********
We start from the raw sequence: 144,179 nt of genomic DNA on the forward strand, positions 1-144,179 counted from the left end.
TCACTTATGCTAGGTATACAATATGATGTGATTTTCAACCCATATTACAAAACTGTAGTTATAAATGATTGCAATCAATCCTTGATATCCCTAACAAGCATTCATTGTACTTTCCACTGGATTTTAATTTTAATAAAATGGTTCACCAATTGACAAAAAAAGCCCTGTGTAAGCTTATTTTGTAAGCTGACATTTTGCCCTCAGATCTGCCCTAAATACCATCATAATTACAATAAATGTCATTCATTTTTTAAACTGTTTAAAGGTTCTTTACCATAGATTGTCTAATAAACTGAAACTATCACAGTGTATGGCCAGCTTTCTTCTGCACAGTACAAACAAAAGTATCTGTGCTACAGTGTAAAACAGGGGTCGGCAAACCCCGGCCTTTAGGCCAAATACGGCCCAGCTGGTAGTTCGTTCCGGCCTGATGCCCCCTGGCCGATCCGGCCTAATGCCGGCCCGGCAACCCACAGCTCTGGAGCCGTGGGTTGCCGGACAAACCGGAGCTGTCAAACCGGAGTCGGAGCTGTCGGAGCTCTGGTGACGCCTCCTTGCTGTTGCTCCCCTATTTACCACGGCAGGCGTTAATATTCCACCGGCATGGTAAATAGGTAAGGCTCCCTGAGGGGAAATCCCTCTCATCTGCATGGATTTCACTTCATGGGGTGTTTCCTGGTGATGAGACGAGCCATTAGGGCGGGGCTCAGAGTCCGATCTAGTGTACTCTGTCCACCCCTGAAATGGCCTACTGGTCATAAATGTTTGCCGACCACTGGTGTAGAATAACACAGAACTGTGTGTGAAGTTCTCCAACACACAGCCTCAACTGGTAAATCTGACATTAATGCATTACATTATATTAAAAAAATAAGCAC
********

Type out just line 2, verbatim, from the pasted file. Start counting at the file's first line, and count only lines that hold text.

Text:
TCACTTATGCTAGGTATACAATATGATGTGATTTTCAACCCATATTACAAAACTGTAGTTATAAATGATTGCAATCAATCCTTGATATCCCTAACAAGCATTCATTGTACTTTCCACTGGATTTTAATTTTAATAAAATGGTTCACCAATTGACAAAAAAAGCCCTGTGTAAGCTTATTTTGTAAGCTGACATTTTGCCCTCAGATCTGCCCTAAATACCATCATAATTACAATAAATGTCATTCATTTTTTAAACTGTTTAAAGGTTCTTTACCATAGATTGTCTAATAAACTGAAACTATCACAGTGTATGGCCAGCTTTCTTCTGCACAGTACAAACAAAAGTATCTGTGCTACAGTGTAAAACAGGGGTCGGCAAACCCCGGCCTTTAGGCCAAATACGGCCCAGCTGGTAGTTCGTTCCGGCCTGATGCCCCCTGGCCGATCCGGCCTAATGCCGGCCCGGCAACCCACAGCTCTGGAGCCGTGGGTTGCCGGACAAACCGGAGCTGTCAAACCGGAGTCGGAGCTGTCGGAGCTCTGGTGACGCCTCCTTGCTGTTGCTCCCCTATTTACCACGGCAGGCGTTAATATTCCACCGGCATGGTAAATAGGTAAGGCTCCCTGAGGGGAAATCCCTCTCATCTGCATGGATTTCACTTCATGGGGTGTTTCCTGGTGATGAGACGAGCCATTAGGGCGGGGCTCAGAGTCCGATCTAGTGTACTCTGTCCACCCCTGAAATGGCCTACTGGTCATAAATGTTTGCCGACCACTGGTGTAGAATAACACAGAACTGTGTGTGAAGTTCTCCAACACACAGCCTCAACTGGTAAATCTGACATTAATGCATTACATTATATTAAAAAAATAAGCAC